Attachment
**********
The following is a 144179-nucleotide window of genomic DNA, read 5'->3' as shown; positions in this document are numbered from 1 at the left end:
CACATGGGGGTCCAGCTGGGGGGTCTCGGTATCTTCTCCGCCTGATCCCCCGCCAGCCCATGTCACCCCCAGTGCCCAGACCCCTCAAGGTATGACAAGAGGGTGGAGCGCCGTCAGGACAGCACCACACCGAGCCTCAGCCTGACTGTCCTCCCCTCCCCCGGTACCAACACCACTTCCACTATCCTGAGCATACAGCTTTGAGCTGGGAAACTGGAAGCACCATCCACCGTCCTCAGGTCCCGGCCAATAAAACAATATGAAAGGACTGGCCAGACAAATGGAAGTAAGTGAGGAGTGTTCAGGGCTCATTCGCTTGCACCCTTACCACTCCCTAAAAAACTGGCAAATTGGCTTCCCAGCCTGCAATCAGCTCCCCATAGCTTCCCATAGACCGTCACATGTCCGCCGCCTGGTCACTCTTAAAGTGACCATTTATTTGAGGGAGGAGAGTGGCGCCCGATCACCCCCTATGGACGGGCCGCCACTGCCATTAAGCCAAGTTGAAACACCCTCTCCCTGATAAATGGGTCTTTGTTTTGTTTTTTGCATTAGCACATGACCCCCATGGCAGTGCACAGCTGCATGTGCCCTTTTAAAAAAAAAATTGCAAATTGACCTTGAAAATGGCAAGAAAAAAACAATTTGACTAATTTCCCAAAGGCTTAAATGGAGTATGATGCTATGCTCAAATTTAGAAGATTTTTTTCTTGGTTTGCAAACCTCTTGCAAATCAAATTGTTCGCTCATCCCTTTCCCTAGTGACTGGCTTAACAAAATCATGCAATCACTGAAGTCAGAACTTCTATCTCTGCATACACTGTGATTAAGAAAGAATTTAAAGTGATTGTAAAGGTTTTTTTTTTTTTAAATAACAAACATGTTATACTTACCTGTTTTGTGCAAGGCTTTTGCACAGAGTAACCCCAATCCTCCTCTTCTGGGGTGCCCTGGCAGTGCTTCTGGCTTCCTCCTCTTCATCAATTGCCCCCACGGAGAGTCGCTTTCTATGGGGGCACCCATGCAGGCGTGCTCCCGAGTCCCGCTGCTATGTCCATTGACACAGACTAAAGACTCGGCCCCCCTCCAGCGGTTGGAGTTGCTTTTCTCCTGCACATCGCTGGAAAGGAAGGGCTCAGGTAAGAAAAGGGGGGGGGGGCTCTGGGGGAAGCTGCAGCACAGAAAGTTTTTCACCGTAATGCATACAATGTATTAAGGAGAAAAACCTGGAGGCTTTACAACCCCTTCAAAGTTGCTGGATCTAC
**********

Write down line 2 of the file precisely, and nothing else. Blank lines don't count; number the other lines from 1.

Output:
CACATGGGGGTCCAGCTGGGGGGTCTCGGTATCTTCTCCGCCTGATCCCCCGCCAGCCCATGTCACCCCCAGTGCCCAGACCCCTCAAGGTATGACAAGAGGGTGGAGCGCCGTCAGGACAGCACCACACCGAGCCTCAGCCTGACTGTCCTCCCCTCCCCCGGTACCAACACCACTTCCACTATCCTGAGCATACAGCTTTGAGCTGGGAAACTGGAAGCACCATCCACCGTCCTCAGGTCCCGGCCAATAAAACAATATGAAAGGACTGGCCAGACAAATGGAAGTAAGTGAGGAGTGTTCAGGGCTCATTCGCTTGCACCCTTACCACTCCCTAAAAAACTGGCAAATTGGCTTCCCAGCCTGCAATCAGCTCCCCATAGCTTCCCATAGACCGTCACATGTCCGCCGCCTGGTCACTCTTAAAGTGACCATTTATTTGAGGGAGGAGAGTGGCGCCCGATCACCCCCTATGGACGGGCCGCCACTGCCATTAAGCCAAGTTGAAACACCCTCTCCCTGATAAATGGGTCTTTGTTTTGTTTTTTGCATTAGCACATGACCCCCATGGCAGTGCACAGCTGCATGTGCCCTTTTAAAAAAAAAATTGCAAATTGACCTTGAAAATGGCAAGAAAAAAACAATTTGACTAATTTCCCAAAGGCTTAAATGGAGTATGATGCTATGCTCAAATTTAGAAGATTTTTTTCTTGGTTTGCAAACCTCTTGCAAATCAAATTGTTCGCTCATCCCTTTCCCTAGTGACTGGCTTAACAAAATCATGCAATCACTGAAGTCAGAACTTCTATCTCTGCATACACTGTGATTAAGAAAGAATTTAAAGTGATTGTAAAGGTTTTTTTTTTTTTAAATAACAAACATGTTATACTTACCTGTTTTGTGCAAGGCTTTTGCACAGAGTAACCCCAATCCTCCTCTTCTGGGGTGCCCTGGCAGTGCTTCTGGCTTCCTCCTCTTCATCAATTGCCCCCACGGAGAGTCGCTTTCTATGGGGGCACCCATGCAGGCGTGCTCCCGAGTCCCGCTGCTATGTCCATTGACACAGACTAAAGACTCGGCCCCCCTCCAGCGGTTGGAGTTGCTTTTCTCCTGCACATCGCTGGAAAGGAAGGGCTCAGGTAAGAAAAGGGGGGGGGGGCTCTGGGGGAAGCTGCAGCACAGAAAGTTTTTCACCGTAATGCATACAATGTATTAAGGAGAAAAACCTGGAGGCTTTACAACCCCTTCAAAGTTGCTGGATCTAC